“Egad, it’s a queer business!” he muttered. “A thread here, a thread there!—Heaven knows what it’ll all come to. But this Chettle’s a good ’un—he’s like to do things.”
Chettle joined him in the smoking-room of the hotel at a quarter to seven, and immediately produced a telegram.
“Came half an hour ago,” he said as they sat down in a corner. “Nobody but myself seen it up to now. And—it’s just what I expected. Read it.”
Allerdyke slowly read the message through, pondering over it—
“We have made fullest inquiries concerning Lydenberg. He was certainly not in practice here either under that or any other name. Nothing is known of him as a resident in this city. We have definitely ascertained that he came to Christiania from Copenhagen, by land, via Lund and Copenhagen, arriving Christiania May 7th, and that he left here by steamship Perisco for Hull, May 10th.”
“You notice the dates?” observed Chettle. “May 7th and 10th. Now, it was on May 8th that your cousin wired to Fullaway from Christiania, Mr. Allerdyke—there’s no doubt about it! This man, Lydenberg, whoever he is or was, was sent to waylay your cousin at Christiania—sent from London. I’ve worked it out—he went overland—Belgium, Holland, Germany, Denmark, Sweden, Norway. Sounds a lot—but it’s a quick journey. Sir—he was sent! And the sooner we find out about that photograph the better.”
“I’m at work,” answered Allerdyke. “Leave it to me.”
He found his morocco-bound photograph album awaiting him when he arrived at the Waldorf Hotel next day, and during the afternoon he took it in his hand and strolled quietly and casually into Franklin Fullaway’s rooms. Everything there looked as he had always seen it—Mrs. Marlow, charming as ever, was tapping steadily at her typewriter: Fullaway, himself a large cigar in his mouth, was reading the American newspapers, just arrived, in his own sanctum. He greeted Allerdyke with enthusiasm.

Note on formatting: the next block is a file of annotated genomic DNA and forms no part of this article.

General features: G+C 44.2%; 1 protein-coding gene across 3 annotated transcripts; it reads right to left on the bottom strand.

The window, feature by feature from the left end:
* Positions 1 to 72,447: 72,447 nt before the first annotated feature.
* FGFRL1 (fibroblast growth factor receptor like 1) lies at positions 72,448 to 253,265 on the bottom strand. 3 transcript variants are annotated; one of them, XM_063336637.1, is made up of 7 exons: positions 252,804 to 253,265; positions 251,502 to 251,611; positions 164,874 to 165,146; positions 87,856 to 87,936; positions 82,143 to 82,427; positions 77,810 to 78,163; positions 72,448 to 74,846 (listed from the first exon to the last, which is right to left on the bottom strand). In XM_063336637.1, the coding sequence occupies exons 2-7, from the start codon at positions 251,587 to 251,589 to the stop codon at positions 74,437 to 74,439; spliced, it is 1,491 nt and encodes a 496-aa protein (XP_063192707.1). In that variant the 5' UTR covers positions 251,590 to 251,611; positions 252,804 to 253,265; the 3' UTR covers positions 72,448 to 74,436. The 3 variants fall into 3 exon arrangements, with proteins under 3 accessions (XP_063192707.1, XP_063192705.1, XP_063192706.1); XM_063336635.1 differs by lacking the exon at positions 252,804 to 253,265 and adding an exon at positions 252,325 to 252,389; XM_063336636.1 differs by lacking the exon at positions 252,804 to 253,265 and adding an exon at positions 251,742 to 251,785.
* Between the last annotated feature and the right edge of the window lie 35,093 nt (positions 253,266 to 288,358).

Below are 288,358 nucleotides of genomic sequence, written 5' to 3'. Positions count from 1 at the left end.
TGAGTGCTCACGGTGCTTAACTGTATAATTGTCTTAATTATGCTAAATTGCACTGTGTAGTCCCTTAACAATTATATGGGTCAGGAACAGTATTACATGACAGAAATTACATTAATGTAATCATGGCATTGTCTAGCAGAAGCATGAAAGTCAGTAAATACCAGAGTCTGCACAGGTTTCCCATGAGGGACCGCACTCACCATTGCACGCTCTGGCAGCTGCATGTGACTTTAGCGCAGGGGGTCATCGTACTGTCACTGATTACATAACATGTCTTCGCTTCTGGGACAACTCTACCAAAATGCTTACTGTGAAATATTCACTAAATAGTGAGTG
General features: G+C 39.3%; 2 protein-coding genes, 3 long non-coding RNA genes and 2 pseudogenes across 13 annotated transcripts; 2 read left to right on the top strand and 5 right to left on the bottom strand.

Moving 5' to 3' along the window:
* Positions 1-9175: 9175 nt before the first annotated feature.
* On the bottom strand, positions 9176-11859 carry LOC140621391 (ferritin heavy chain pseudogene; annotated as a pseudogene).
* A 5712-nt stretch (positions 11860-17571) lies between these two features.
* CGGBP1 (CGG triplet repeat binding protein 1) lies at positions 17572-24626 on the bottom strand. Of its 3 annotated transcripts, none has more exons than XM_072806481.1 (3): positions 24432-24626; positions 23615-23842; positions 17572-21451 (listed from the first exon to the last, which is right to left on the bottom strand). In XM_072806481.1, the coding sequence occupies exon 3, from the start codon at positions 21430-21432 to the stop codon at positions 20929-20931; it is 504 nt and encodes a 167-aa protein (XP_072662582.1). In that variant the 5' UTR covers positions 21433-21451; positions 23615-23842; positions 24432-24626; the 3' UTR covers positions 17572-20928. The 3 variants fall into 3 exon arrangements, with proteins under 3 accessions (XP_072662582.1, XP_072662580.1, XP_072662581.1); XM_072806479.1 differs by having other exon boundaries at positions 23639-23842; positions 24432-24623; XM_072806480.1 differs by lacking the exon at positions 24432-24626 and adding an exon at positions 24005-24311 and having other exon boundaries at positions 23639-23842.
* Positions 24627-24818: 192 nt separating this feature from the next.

“Been away since yesterday, eh?” he said, after warm greetings. “Home?”
“Aye, I’ve been down to Yorkshire,” responded Allerdyke offhandedly. “One or two things I wanted to see to, and some things I wanted to get. This is one of ’em.”
“Family Bible?” inquired Fullaway, eyeing the solemnly bound album.
“No. Photos,” answered Allerdyke. He was going to test things at once, and he opened the book at the fateful page. “I’m a bit of an amateur photographer,” he went on, with a laugh. “Here’s what’s probably the last photo ever taken of James. What d’ye think of it?”
Fullaway glanced at the photograph, all unconscious that his caller was watching him as he had never been watched in his life. He waved his cigar at the open page.
“Oh!” he said airily. “A remarkably good likeness—wonderful! I said so when I saw it before—excellent likeness, Allerdyke, excellent! Couldn’t be beaten by a professional. Excellent!”